March 02, 2006

Google strives for hard cold cash

Viking reads the terms of service for Google Payments (discussed here) and discovers:

Here is the really interesting part though. Google Payments is set up like the DGC industry in regards to user responsibility & payment repudiability.
"Buyer is responsible for any and all transactions by persons that Buyer gives access to or that otherwise use such username or password and any and all consequences of use or misuse of such username and password."

"all Payment Transactions processed through the Service are non-refundable to Buyer and are non-reversible [...] fraud and other disputes regarding transactions shall not entitle Buyer to a refund of the Payment Amount or a reversal of a Payment Transaction"

This ought to be very interesting to watch as they are completely violating the May Scale. They facilitate cc payments from the buyer, but the seller "gets paid & stays paid".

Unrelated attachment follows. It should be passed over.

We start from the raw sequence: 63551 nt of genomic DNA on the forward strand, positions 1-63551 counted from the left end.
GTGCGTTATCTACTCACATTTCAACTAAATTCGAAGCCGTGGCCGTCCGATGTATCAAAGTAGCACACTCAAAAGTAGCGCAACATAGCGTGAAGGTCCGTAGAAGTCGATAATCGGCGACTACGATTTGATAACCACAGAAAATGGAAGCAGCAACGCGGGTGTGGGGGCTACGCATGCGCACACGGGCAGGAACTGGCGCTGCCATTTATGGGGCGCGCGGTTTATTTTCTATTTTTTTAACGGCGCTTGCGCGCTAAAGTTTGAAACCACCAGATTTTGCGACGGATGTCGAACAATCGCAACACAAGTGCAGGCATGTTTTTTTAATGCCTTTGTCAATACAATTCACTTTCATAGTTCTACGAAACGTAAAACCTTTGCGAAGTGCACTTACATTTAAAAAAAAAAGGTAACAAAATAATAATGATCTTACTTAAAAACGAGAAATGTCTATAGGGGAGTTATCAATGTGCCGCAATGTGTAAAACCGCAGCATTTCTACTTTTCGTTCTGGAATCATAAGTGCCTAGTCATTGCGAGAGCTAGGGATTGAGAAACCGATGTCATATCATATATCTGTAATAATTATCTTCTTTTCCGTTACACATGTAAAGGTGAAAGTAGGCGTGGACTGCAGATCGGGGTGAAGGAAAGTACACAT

Indeed. Although, if they can hold the line on that issue, and keep their user base clean, this would mean that they would be well placed for the future. Margins in transactions in non-reversable payment systems range from 0.1% to 0.5% whereas reversible payments charge around 4-5%. Easy meat.

Posted by iang at March 2, 2006 12:05 PM | TrackBack

How can that possibly work?
WebMoney is difficult (but possible) to reverse, yet they refuse to accept CCs, because of the easy reversibility. How can one possibly give irreversible cash for reversible CC payment? It's an opportunity for fraud with which one can get away!

As for the May Scale, it's a bit dated. I wouldn't single out US dollars, especially now that the US government is two weeks(!) away from technical bankruptcy. E-gold is also a bit over-rated IMHO.

Posted by: Daniel A. Nagy at March 2, 2006 01:30 PM

Google is playing a clever game. They are telling buyers that Google will not reverse payments, but nowhere do they specifically say that the credit card issuer will not reverse the charge if the buyer complains. I believe that if buyers don't get their goods and file a chargeback with the card issuer, Google will have to pay. Whether Google goes after the seller is the real question.

Posted by: David Watts at March 4, 2006 01:46 PM
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